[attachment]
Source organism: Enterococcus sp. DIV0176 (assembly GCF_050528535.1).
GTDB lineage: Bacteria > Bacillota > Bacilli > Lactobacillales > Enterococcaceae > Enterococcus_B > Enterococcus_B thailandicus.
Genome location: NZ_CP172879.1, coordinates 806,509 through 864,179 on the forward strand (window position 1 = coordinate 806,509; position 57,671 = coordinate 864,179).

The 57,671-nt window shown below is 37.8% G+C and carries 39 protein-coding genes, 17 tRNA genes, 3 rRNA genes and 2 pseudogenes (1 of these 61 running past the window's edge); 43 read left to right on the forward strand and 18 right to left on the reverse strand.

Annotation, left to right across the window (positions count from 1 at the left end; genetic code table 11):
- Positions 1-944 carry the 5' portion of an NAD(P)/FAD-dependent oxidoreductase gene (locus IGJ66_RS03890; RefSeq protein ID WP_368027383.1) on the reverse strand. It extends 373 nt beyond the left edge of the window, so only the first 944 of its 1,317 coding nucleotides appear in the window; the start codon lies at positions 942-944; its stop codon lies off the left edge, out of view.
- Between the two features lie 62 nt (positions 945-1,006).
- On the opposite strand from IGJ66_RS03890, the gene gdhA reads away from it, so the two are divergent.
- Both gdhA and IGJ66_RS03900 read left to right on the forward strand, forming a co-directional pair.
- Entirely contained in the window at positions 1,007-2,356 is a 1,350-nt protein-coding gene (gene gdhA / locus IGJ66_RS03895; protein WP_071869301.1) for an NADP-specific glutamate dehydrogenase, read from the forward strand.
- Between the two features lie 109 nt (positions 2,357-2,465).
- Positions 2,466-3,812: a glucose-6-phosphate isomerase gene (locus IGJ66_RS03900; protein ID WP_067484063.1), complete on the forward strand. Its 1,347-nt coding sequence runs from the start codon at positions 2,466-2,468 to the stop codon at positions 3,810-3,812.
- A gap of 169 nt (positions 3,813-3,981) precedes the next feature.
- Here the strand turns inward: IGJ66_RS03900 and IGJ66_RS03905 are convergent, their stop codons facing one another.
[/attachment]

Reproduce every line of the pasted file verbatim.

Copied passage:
Source organism: Enterococcus sp. DIV0176 (assembly GCF_050528535.1).
GTDB lineage: Bacteria > Bacillota > Bacilli > Lactobacillales > Enterococcaceae > Enterococcus_B > Enterococcus_B thailandicus.
Genome location: NZ_CP172879.1, coordinates 806,509 through 864,179 on the forward strand (window position 1 = coordinate 806,509; position 57,671 = coordinate 864,179).

The 57,671-nt window shown below is 37.8% G+C and carries 39 protein-coding genes, 17 tRNA genes, 3 rRNA genes and 2 pseudogenes (1 of these 61 running past the window's edge); 43 read left to right on the forward strand and 18 right to left on the reverse strand.

Annotation, left to right across the window (positions count from 1 at the left end; genetic code table 11):
- Positions 1-944 carry the 5' portion of an NAD(P)/FAD-dependent oxidoreductase gene (locus IGJ66_RS03890; RefSeq protein ID WP_368027383.1) on the reverse strand. It extends 373 nt beyond the left edge of the window, so only the first 944 of its 1,317 coding nucleotides appear in the window; the start codon lies at positions 942-944; its stop codon lies off the left edge, out of view.
- Between the two features lie 62 nt (positions 945-1,006).
- On the opposite strand from IGJ66_RS03890, the gene gdhA reads away from it, so the two are divergent.
- Both gdhA and IGJ66_RS03900 read left to right on the forward strand, forming a co-directional pair.
- Entirely contained in the window at positions 1,007-2,356 is a 1,350-nt protein-coding gene (gene gdhA / locus IGJ66_RS03895; protein WP_071869301.1) for an NADP-specific glutamate dehydrogenase, read from the forward strand.
- Between the two features lie 109 nt (positions 2,357-2,465).
- Positions 2,466-3,812: a glucose-6-phosphate isomerase gene (locus IGJ66_RS03900; protein ID WP_067484063.1), complete on the forward strand. Its 1,347-nt coding sequence runs from the start codon at positions 2,466-2,468 to the stop codon at positions 3,810-3,812.
- A gap of 169 nt (positions 3,813-3,981) precedes the next feature.
- Here the strand turns inward: IGJ66_RS03900 and IGJ66_RS03905 are convergent, their stop codons facing one another.